Michael Yu Sean Gleasom of the Notre Dame juggling club demonstrates his juggling skills with tennis balls. The club welcomes students who “wish to advance their juggling skills and those skills associated with juggling, i.e. unicycling,” according to the Student Activities Office website. Club president and junior Steven Brill said 15 to 20 people come to meetings regularly, depending on the time of year. When the weather is cold, the group meets Friday afternoons at the racquetball courts in Rockne Memorial Gym; when it’s warm, they “generally just hang and juggle” by Stonehenge, Brill said.“People like walking by and seeing us,” he said. “Kids are a lot of fun. We were juggling at the outdoor sports festival thing on South Quad that not many people knew about earlier, and a bunch of kids walked by, and the kids loved watching the juggling, so that’s pretty fun.”The club also performs at various events throughout the year — they’ve performed at Holy Cross intramural basketball all-star game and a parade at the Irish Fest of Manhattan, Illinois. On Sunday, they juggled at the unveiling of The Shirt.People join the juggling club with a range of levels of experience — some have only a basic knowledge of the craft and learn through the club, starting with a single ball and going from there.“There are people who will say, ‘Oh, I’ve tried this like once, so I have a little bit of knowledge on how to do it but I haven’t learned how,’” sophomore Mark Kinney said.Others knew how to juggle before coming to Notre Dame and use the club as a way to practice. Sophomore Cate Devey said she learned how to juggle in order to one-up her brothers.“I hate not being able to be better than them at things, so I taught myself how to juggle,” she said.Sophomore Andrea Ringer said she unsuccessfully tried to teach herself with a book but was able to learn eventually.“In high school, I went on a trip, and one of our leaders was in the circus, so he actually taught us how to juggle, and it finally stuck,” Ringer said. “So I learned, and I thought it was really cool, so coming here, I just went to the Juggling Club meeting, and I enjoyed it.”Brill said he and his brother started juggling when he was in fifth grade, and he kept up the hobby through high school, where he was his school’s juggling club president. Before he went to college, he worked for the Cincinnati Circus Company, which performs at events in the city.“I started working there, which made me better at juggling, and then I learned how to do balloon animals and stilt walking and things like that,” Brill said. “Then I came here, and I’ve been pretty outspoken in trying to get people to juggle.”Some members can juggle four or five objects at a time. They use different techniques — there’s the normal Cascade, and there are more complicated patterns like Mill’s Mess, Chops or the 5-3-1. Some can juggle clubs or rings as well as balls. Others, like Brill, have graduated to juggling knives and torches, something the club hopes to use next year.Brill said juggling performances can vary in style — there’s what he calls “strolling juggling,” or walking among the audience while juggling. There are more comedic routines and artsier, more musical performances.Most of the equipment the club uses belongs to Brill, he said, and next year, the group hopes to raise money to buy its own equipment so it can still have a range of gear after Brill graduates. Brill said juggling and the process of learning new techniques is a stress reliever.“I use juggling in between studying; I just leave [my stuff] in my backpack just for fun,” he said. “It’s something fun, and it is a very tangible way to see progress from repetition and see learning, where you start with one trick, and then you can keep learning new ones.”Tags: Juggling Club, North Quad, Stonehenge, The Shirt On warm Friday afternoons, among the hammocks, grill-outs and Frisbee games, the Notre Dame Juggling Club gathers on North Quad with bags of tennis balls, clubs and plastic rings. They put on impromptu juggling performances for passersby and teach anyone who is interested how to juggle.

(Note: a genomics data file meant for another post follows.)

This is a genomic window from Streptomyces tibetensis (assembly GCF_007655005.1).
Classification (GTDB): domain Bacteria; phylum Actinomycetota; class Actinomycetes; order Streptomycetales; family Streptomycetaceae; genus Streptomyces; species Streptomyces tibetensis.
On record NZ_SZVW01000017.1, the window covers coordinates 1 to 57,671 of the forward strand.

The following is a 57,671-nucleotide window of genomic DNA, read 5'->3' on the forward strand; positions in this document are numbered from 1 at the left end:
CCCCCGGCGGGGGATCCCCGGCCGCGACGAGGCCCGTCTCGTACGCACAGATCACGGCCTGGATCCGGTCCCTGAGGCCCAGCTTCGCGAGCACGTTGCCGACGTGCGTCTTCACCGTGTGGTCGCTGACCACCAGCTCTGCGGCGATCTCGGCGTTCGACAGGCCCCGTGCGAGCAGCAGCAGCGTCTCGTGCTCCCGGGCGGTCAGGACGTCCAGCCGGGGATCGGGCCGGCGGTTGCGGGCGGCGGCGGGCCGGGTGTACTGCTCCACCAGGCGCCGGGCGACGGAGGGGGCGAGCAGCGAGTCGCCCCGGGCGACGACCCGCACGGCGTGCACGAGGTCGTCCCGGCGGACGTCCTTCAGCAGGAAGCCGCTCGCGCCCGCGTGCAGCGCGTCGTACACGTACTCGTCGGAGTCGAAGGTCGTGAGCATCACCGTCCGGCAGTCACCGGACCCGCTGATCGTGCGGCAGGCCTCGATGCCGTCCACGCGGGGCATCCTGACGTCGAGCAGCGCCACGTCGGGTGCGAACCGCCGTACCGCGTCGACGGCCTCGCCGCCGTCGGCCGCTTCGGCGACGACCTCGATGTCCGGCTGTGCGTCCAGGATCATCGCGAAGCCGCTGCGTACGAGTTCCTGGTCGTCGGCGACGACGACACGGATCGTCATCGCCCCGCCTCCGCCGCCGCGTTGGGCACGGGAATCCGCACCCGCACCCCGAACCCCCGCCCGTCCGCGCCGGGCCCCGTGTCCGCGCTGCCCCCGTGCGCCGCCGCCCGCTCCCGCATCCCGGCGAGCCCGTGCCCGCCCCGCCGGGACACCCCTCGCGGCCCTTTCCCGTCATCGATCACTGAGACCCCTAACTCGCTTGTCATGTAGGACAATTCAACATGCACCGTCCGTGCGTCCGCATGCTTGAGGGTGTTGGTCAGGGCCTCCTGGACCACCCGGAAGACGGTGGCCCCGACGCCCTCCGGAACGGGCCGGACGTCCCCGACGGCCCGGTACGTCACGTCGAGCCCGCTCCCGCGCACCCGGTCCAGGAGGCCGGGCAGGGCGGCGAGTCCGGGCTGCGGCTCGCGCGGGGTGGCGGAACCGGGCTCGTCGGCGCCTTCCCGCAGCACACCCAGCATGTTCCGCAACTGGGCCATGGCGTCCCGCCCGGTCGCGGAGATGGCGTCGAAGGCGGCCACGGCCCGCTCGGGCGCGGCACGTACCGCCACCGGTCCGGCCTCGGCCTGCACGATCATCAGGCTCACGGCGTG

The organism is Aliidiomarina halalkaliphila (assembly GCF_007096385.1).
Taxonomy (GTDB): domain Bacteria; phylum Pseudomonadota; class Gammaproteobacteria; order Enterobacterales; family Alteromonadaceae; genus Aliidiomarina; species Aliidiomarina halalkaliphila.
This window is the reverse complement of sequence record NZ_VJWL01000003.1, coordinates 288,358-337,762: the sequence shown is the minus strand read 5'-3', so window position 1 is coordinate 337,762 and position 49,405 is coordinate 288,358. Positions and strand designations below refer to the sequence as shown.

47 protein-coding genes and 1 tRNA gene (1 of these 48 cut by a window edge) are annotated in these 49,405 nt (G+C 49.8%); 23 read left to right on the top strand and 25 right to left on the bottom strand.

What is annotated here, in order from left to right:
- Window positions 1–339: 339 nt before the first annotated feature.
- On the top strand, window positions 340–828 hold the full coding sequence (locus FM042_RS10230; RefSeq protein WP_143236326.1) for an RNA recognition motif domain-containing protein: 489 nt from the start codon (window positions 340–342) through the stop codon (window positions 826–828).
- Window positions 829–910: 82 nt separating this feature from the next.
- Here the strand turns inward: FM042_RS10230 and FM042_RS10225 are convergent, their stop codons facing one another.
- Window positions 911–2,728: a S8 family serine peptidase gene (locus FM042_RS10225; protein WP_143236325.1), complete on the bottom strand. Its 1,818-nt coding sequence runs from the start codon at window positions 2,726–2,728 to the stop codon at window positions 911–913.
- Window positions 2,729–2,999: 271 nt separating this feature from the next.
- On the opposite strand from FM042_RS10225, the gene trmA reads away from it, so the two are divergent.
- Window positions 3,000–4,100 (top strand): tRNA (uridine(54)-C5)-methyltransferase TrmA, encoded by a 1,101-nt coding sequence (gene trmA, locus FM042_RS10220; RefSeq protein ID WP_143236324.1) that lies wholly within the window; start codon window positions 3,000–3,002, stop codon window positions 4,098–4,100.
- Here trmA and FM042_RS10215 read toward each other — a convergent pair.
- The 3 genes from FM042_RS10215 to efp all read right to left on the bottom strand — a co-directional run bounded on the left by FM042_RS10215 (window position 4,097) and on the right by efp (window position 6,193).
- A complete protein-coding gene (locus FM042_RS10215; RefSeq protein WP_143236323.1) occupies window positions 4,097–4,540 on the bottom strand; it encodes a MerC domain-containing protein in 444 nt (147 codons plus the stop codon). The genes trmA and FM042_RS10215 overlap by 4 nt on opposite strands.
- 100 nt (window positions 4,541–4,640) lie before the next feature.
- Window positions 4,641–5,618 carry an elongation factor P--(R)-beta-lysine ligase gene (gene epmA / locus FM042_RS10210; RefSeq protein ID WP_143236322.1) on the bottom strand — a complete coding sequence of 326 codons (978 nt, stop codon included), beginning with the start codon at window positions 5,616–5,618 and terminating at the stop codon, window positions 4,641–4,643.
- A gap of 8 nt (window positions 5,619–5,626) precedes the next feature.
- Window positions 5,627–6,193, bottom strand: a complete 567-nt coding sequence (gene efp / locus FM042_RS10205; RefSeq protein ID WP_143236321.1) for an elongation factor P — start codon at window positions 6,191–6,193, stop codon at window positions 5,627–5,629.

For all the Latest Sports News News, Cricket News News, Download News Nation Android and iOS Mobile Apps. New Delhi: England and Australia begin the latest edition of the Ashes at Edgbaston on Thursday, with the home side looking to wrestle back the urn. The opening day of the Ashes series between England and Australia also marks the start of the International Cricket Council’s new World Test Championship. The aim is to give individual Test series greater context and spark a worldwide revival of interest in the five-day game. Australia hold the Ashes but England have not lost a Test series at home to their arch-rivals since 2001.2005: England win Ashes thrillerThe 2005 Ashes was one of the greatest series in cricket history and saw England triumph over their fiercest rivals for the first time in nearly 19 years. It appeared to be business as usual for long-suffering England fans when Australia won the first Test at Lord’s by 239 runs. But when Australia fast bowler Glenn McGrath was ruled out of the second Test at Edgbaston after treading on a ball during practice on the morning of the match, England took charge. England’s Andrew Flintoff starred with both bat and ball and when Australia were 175-8, chasing 282 for victory, a home win looked assured.But Australia edged their way closer before last man Michael Kasprowicz was caught behind off Steve Harmison to give England victory by a mere two runs. The third Test was drawn and England survived a brilliant four-wicket burst from leg-spin great Shane Warne to win the fourth Test at Trent Bridge. England, now needing a draw at 2-1 up to regain the Ashes, were in danger of defeat on the last day at the Oval until Kevin Pietersen’s breathtaking 158 and a fine fifty from Ashes Giles rescued them following a top-order collapse.1981: Botham’s AshesRarely has one man done as much to win an Ashes as Ian Botham in 1981. He started the series as England captain but, after a defeat in the first Test at Nottingham and the embarrassment of bagging a pair in a draw at Lord’s, Botham resigned as skipper. England were still in dire straits after being made to follow-on in the third Test at Headingley, with former England wicketkeeper Godfrey Evans, who had become an odds-setter for British bookmaker Ladbrokes, making them 500/1 outsiders to win the match.Botham’s astonishing counter-attack innings of 149 not out, however, meant Australia were set a target of 130 before fast bowler Bob Willis’s inspired 8-43 saw England to an astounding 18-run win. Botham’s scarcely believable return of five for one in 28 balls at Edgbaston ensured England won the fourth Test by 29 runs. There were more heroics in the fifth Test when Botham’s blistering 118 set up a 103-run victory at Old Trafford that clinched the series.1974/5: Lillee and Thomson run riotAustralia’s Dennis Lillee was returning from a back injury and fellow fast bowler Jeff Thomson’s previous Test had yielded unimpressive figures of 0-110. Yet they still ran through England’s batsmen in frightening fashion. In the first four-and-a-half Tests Thomson took 33 wickets at 17.93 before he damaged his shoulder playing tennis on the rest day of the penultimate Test in Adelaide.Australia won the series 4-1, with England captain Mike Denness dropping himself at one stage. England’s only win came in the final Test when Thomson was missing through injury and Lillee broke down early.1948: Australia’s ‘Invincibles’An Australia side captained by Don Bradman in his final Test series swept all before them in an undefeated tour during which they won the Ashes 4-0. Underlying their superiority, Australia were set a seemingly impossible target of 404 on the last day to win the fourth Test at Headingley. Yet they got there for the loss of just three wickets, with Arthur Morris making 182 and Bradman an unbeaten 173.But the series is best remembered for Bradman’s final Test innings at the Oval when, needing four for an average of exactly a hundred, he was bowled for a duck by leg-spinner Eric Hollies and had to make do with a mark of 99.94.1932/33: ‘Bodyline’The most controversial Ashes series of them all was brought about by a desire to curb Bradman’s phenomenal run-scoring.England captain Douglas Jardine’s response was to deploy ‘leg theory’ — bowling short to a packed legside field — with supremely accurate fast bowler Harold Larwood the spearhead of the attack.It worked to the extent England won the Ashes 4-1, with Bradman’s average for the series reduced to 56.57. But the use of what became known as “Bodyline”, which saw batsmen having to defend themselves rather than their stumps, was condemned as “unsporting” by Australian officials and almost provoked a breakdown in diplomatic relations.